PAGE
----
Date: 7 Aug 94 14:12:04 MDT (Sun) From: rcd at raven.eklektix.com (Dick Dunn) Subject: mead time and oxidation questions Regarding a couple of semi-related questions about mead ferment time and handling...first: > I have had a batch of mead going for 12 days now. Has been fermenting > vigorously the whole time. Smells fine (as such things go) but I am > beginning to worry if fermenting for this length of time so actively is > normal... That's perfectly normal. Mead takes longer to ferment than beer. The admonition about worrying applies to mead as well as to beer, but the key word about mead is "patience". > ...I used 13.5 pounds of light honey in a Williams Brewing Co. > "mead kit" and followed the directions. Did not take hydrometer reading Assuming a normal 5-gallon batch size and typical honey, this would have given you a starting gravity somewhere around 1.100-1.110. THAT is why the crazy thing is still fermenting vigorously after almost two weeks...you've given the yeast a lot of work to do! BTW, note that unless you're using a yeast that's not very attenuative, final SG will be below 1.000...don't jump the gun and bottle it when it gets to a beer-like FG. > ...Carboy is in water bath at 80 degrees F in pantry... Could stand to be a bit cooler than that. 80 is OK, but 70-75 is gentler on the yeast and will still keep fermentation moving right along. Nial McGaughey responded to comments on keeping mead in carboy for a while: > > I've got a batch of mead that has been aging in the carboy for a few > > months after fermentation was finished. It's been racked several times, > > so I doubt that there is any more CO2 headspace on top of the mead... ... > If you havent been popping the fermentation lock off of the mead, you > shouldnt have any problem, I had a mead that took 6 months to fully ferment > out, and the flavors to mellow... But the original comment noted several rackings. In that case, with the mead now nearly still, it IS quite possible to have enough air in the carboy, and not enough CO2 to blanket the surface of the mead, that it will start to oxidize. No, I'm *not* just saying this based on theory, by the way...unfortunately. It's not rapid and it's not catastrophic, but it will harm the character of the mead. The best description of the effect of oxidation on mead is a "sherry-like" character...to understand, taste a bit of fino sherry--cheap is OK for this:-)--at room temp. (Oxidation effects in mead taste very different from oxidation in beer.) If you've got mead sitting around waiting for it to clarify, one help is to keep the carboy topped up after each racking. You can also buy a can of the "preservative" gas intended for keeping wine in a bottle after it's opened, and use a couple shots of this in the carboy each time after you rack. (The gas is not dirt cheap, but you'll get a lot of uses out of a can...and if it saves you from both worry and oxidation, it's well worth the cost.) > look into using Bentonite (its a clay..) as a clarifier. 2 applications are > usually what it takes to get your mead crystal clear, and hopefully take any > oxidization(if you have it) components with it... Definitely, if you're letting mead sit around a long time just to clarify, you should go ahead, fine it, and get it into bottles. Bentonite is a good choice; gelatin also works in other situations (more likely to work for melomels, probably not much use for traditional mead). However, fining won't remove the effects of oxidation. The only way to deal with oxidation is to prevent it from happening in the first place. - --- Dick Dunn rcd at eklektix.com -or- raven!rcd Boulder, Colorado USA ...Simpler is better. Return to table of contents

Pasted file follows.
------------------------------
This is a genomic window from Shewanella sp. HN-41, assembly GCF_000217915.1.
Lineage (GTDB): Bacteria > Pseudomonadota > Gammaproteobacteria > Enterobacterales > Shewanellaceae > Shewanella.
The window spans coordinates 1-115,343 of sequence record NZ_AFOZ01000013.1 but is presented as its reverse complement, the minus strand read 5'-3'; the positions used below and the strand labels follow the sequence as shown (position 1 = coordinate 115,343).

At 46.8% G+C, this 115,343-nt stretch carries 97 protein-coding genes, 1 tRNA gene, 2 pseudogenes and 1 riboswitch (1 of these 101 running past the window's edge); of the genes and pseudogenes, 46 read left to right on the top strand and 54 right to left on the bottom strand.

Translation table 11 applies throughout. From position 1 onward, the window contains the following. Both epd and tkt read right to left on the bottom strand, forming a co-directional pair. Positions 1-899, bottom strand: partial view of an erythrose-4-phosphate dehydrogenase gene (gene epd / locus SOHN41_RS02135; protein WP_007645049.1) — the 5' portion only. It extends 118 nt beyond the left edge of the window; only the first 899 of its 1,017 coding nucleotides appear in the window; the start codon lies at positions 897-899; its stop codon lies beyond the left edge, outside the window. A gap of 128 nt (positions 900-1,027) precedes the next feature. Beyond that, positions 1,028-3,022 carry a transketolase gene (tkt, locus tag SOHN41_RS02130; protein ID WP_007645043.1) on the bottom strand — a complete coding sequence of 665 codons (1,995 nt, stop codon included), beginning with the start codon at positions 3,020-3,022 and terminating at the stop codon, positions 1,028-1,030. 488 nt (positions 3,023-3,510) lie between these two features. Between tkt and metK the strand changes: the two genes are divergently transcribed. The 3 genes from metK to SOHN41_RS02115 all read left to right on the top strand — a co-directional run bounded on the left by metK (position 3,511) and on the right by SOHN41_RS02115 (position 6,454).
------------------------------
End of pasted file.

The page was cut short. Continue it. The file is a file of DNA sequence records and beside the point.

Date: Sun, 07 Aug 1994 17:09:48 From: chris.kagy at his.com (Chris Kagy) Subject: Review of Homebrew Favorites Hey folks, thought you'd like a bit of a review of Mark Stevens & Karl Lutzen's new book, Homebrew Favorites. Lest you think this is advertising, I have no connections with anthing, much less with the conception, preparation, or distribution of this book, etc. Homebrew Favorites is published by Storey Publications of Pownal, Vermont and has a MSRP of $12.95 US/$17.50 Canadian. For those that may have to order the book specially, the ISBN number is 0-88266-613-4. Messers Lutzen and Stevens had, before compiling this book, gleaned recipes from the HBD and compiled them into the Cats Meow, versions 1 and 2. For Homebrew Favorites, they sent out a request for people to send in their best recipes from which the best of the best were culled and finally published. There are more than 240 recipes all told and the vast majority have nice introductions provided by the brewer, detailed brewing instructions and a record of the OG, FG, etc. Unlike the recipes in Cats Meow, all of these beers seem to have been sampled somewhere down the line BEFORE the recipe was shared and printed. The recipes are divided into 11 chapters. Within the chapters recipes are broken down into sections that correspond roughly to sub-styles. The introductory chapter is a brief discussion of recipe formulation that serves as a refresher--it does not, nor was it meant to, be the last word on creation of recipes. The authors refer interested readers to Dave Miller's book for reference. Each of the 10 recipe chapters opens with a brief description of the style with typical OG measurements, color and bitterness levels. Then the recipes start! By and large, that's it! There are chapters for Pale Ales, Brown Ales, "Regional Ales" (including Scotch, Strong Ales, German Ales and Belgian Ales), Porters, Stouts, European Lagers, American Lagers, Specialty beers, Fruit beers and Meads. Not every option is explored under these chapters. Remember, the authors only included recipes that they had been sent that warranted publication. If there's no Belgian Tripple Pumpkin ale (which there isn't, thank God!) its not because it can't be done, its because no recipe for Belgian Tripple Pumpkin ale was sent in or was suitable for publication. The authors appear to want this to be an ongoing project, because a form is included in the book to simplify submission of your own award-winning recipe. For someone who's really getting into designing recipes and is looking for a reference to see how the other guy did his beer, this book is a good purchase. It sits right next to the Cats Meow II on my beer shelf, not far from the Classic Beer Style books I've purchased. -chris Return to table of contents